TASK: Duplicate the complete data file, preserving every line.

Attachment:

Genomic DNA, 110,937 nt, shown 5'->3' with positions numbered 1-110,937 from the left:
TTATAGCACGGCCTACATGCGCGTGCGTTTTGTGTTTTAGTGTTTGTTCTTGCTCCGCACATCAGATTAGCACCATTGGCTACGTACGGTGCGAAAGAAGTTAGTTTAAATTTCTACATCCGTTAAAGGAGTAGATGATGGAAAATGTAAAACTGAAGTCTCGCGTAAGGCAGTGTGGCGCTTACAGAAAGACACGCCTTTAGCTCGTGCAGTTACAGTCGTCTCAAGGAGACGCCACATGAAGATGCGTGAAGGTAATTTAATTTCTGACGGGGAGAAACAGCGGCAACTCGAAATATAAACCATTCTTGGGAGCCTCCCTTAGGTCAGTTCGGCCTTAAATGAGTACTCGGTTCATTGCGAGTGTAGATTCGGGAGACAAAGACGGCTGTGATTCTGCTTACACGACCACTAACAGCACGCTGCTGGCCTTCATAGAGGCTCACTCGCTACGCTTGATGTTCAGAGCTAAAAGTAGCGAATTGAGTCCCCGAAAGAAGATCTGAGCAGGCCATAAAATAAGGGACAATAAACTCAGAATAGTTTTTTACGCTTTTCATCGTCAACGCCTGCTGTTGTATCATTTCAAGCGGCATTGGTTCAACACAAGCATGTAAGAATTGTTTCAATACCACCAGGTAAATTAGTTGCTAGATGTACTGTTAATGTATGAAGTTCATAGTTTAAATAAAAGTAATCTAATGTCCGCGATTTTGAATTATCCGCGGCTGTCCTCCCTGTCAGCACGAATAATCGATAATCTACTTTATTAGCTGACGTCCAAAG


Genomic DNA, 110,937 nt, shown 5'->3' with positions numbered 1-110,937 from the left:
TTATAGCACGGCCTACATGCGCGTGCGTTTTGTGTTTTAGTGTTTGTTCTTGCTCCGCACATCAGATTAGCACCATTGGCTACGTACGGTGCGAAAGAAGTTAGTTTAAATTTCTACATCCGTTAAAGGAGTAGATGATGGAAAATGTAAAACTGAAGTCTCGCGTAAGGCAGTGTGGCGCTTACAGAAAGACACGCCTTTAGCTCGTGCAGTTACAGTCGTCTCAAGGAGACGCCACATGAAGATGCGTGAAGGTAATTTAATTTCTGACGGGGAGAAACAGCGGCAACTCGAAATATAAACCATTCTTGGGAGCCTCCCTTAGGTCAGTTCGGCCTTAAATGAGTACTCGGTTCATTGCGAGTGTAGATTCGGGAGACAAAGACGGCTGTGATTCTGCTTACACGACCACTAACAGCACGCTGCTGGCCTTCATAGAGGCTCACTCGCTACGCTTGATGTTCAGAGCTAAAAGTAGCGAATTGAGTCCCCGAAAGAAGATCTGAGCAGGCCATAAAATAAGGGACAATAAACTCAGAATAGTTTTTTACGCTTTTCATCGTCAACGCCTGCTGTTGTATCATTTCAAGCGGCATTGGTTCAACACAAGCATGTAAGAATTGTTTCAATACCACCAGGTAAATTAGTTGCTAGATGTACTGTTAATGTATGAAGTTCATAGTTTAAATAAAAGTAATCTAATGTCCGCGATTTTGAATTATCCGCGGCTGTCCTCCCTGTCAGCACGAATAATCGATAATCTACTTTATTAGCTGACGTCCAAAG